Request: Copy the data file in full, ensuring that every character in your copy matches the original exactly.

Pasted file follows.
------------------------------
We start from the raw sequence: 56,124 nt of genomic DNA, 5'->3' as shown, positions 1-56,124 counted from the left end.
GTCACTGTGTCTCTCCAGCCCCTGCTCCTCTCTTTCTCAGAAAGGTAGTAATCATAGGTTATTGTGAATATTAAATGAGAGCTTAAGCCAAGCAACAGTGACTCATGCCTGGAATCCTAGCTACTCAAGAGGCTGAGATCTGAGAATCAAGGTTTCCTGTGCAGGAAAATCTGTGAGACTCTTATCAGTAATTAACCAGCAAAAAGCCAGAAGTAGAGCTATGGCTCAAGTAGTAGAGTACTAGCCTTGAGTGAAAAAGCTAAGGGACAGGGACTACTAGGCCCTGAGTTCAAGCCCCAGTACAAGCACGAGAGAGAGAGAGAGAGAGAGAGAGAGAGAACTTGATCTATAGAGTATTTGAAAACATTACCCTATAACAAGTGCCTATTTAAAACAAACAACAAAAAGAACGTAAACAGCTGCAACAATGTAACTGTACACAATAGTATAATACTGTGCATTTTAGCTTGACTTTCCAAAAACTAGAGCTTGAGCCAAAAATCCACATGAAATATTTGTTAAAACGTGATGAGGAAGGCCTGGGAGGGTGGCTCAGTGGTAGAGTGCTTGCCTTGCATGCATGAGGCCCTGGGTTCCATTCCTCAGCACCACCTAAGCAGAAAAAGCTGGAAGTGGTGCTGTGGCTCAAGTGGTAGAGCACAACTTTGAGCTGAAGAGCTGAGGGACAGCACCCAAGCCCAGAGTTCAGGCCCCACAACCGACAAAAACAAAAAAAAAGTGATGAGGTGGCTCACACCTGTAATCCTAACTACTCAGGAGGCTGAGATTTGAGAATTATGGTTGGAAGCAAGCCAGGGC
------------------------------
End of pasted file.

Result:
We start from the raw sequence: 56,124 nt of genomic DNA, 5'->3' as shown, positions 1-56,124 counted from the left end.
GTCACTGTGTCTCTCCAGCCCCTGCTCCTCTCTTTCTCAGAAAGGTAGTAATCATAGGTTATTGTGAATATTAAATGAGAGCTTAAGCCAAGCAACAGTGACTCATGCCTGGAATCCTAGCTACTCAAGAGGCTGAGATCTGAGAATCAAGGTTTCCTGTGCAGGAAAATCTGTGAGACTCTTATCAGTAATTAACCAGCAAAAAGCCAGAAGTAGAGCTATGGCTCAAGTAGTAGAGTACTAGCCTTGAGTGAAAAAGCTAAGGGACAGGGACTACTAGGCCCTGAGTTCAAGCCCCAGTACAAGCACGAGAGAGAGAGAGAGAGAGAGAGAGAGAGAACTTGATCTATAGAGTATTTGAAAACATTACCCTATAACAAGTGCCTATTTAAAACAAACAACAAAAAGAACGTAAACAGCTGCAACAATGTAACTGTACACAATAGTATAATACTGTGCATTTTAGCTTGACTTTCCAAAAACTAGAGCTTGAGCCAAAAATCCACATGAAATATTTGTTAAAACGTGATGAGGAAGGCCTGGGAGGGTGGCTCAGTGGTAGAGTGCTTGCCTTGCATGCATGAGGCCCTGGGTTCCATTCCTCAGCACCACCTAAGCAGAAAAAGCTGGAAGTGGTGCTGTGGCTCAAGTGGTAGAGCACAACTTTGAGCTGAAGAGCTGAGGGACAGCACCCAAGCCCAGAGTTCAGGCCCCACAACCGACAAAAACAAAAAAAAAGTGATGAGGTGGCTCACACCTGTAATCCTAACTACTCAGGAGGCTGAGATTTGAGAATTATGGTTGGAAGCAAGCCAGGGC